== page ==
Shakespeare Solved ®

Shakespeare Solved ® is a forthcoming series of novels that covers the Bard's entire life and work.

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Wednesday, December 26, 2012

Shakespeare's King Lear

The first recorded performance of William Shakespeare's King Lear was on 26 December 1606.

There had been other versions of the story, in books and performed on stage, as far back as perhaps 1594. Shakespeare may have written this play, or it could have been someone else like Thomas Kyd.

It is also possible that Shakespeare himself performed the role of King Lear in 1594.

There is so much we don't know about this subject.

However, there are two things that are rather certain -- that Shakespeare and his fellow King's Men performed a version of the story of King Lear and his three daughters, and this version (on 26 December 1606) was unlike all previous versions.

Romola Garai and Ian McKellen in a 2008 RSC production

All other versions tell the story how a King Lear divided his land between his daughters, his favorite daughter Cordelia upset her father and fell from his favor and by the end of the story she and her father triumph over the evil sisters Goneril and Regan, and reclaim their royal power.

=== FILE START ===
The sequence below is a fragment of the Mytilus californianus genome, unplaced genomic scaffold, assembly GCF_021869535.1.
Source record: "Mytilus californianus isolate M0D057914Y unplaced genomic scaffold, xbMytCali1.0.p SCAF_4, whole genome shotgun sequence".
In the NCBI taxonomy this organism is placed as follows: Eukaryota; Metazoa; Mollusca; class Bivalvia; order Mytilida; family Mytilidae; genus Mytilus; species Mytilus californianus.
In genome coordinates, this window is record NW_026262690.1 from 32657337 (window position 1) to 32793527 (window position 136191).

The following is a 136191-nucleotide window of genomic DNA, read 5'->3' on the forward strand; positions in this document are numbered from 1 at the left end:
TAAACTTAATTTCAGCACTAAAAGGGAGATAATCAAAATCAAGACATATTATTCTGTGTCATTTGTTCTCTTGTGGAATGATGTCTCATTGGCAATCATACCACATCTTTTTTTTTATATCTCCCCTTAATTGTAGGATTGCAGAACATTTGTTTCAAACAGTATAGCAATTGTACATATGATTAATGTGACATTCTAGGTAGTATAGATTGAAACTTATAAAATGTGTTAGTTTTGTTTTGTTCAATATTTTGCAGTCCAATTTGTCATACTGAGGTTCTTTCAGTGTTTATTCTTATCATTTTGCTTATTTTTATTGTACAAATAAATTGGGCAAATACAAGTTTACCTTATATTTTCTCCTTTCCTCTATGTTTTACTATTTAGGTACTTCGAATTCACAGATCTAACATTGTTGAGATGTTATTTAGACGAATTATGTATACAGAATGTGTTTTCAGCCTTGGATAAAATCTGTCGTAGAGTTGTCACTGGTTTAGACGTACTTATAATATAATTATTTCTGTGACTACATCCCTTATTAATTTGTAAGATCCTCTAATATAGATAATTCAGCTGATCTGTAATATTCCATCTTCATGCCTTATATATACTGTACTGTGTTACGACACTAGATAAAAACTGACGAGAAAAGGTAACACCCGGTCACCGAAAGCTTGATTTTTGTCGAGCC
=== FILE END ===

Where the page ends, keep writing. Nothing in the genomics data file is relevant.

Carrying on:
These older stories were not just considered stories -- they were considered true historical fact.

Shakespeare was not satisfied with history, and he wrote a new twist. In this new version, which we know today, Lear and Cordelia both die. Goneril and Regan also die.

Shakespeare abandoned the uplifting ending of the previous versions. He wrote one of the bleakest conclusions in his career, comparable to the end of Hamlet

In re-writing the story of King Lear Shakespeare was re-writing history. For anyone alive during the reign of King James, they would have been shocked and surprised that Shakespeare would have taken such a well-known story and turned a happy ending into a tragic one.

What on earth possessed him to write such a dark and nihilistic tragedy?

And why on earth did he perform it for King James during the winter holiday?

King James, by John de Critz, 1606

There may be no complete answers for these questions, but as you read this blog, I will do my best to explain the life and times of Shakespeare and his relationship with King James, in order to come to a better understanding why Shakespeare, at the peak of his power and influence, decided to write such a dark and unhappy story.

While we can read or watch King Lear today and examine it rationally and calmly, I hope to show you that when Shakespeare wrote it, he was far from calm and rational -- he wrote this play at a time of great historical consequence, and during a period in which he had every right to fear for the future of England.


David B. Schajer

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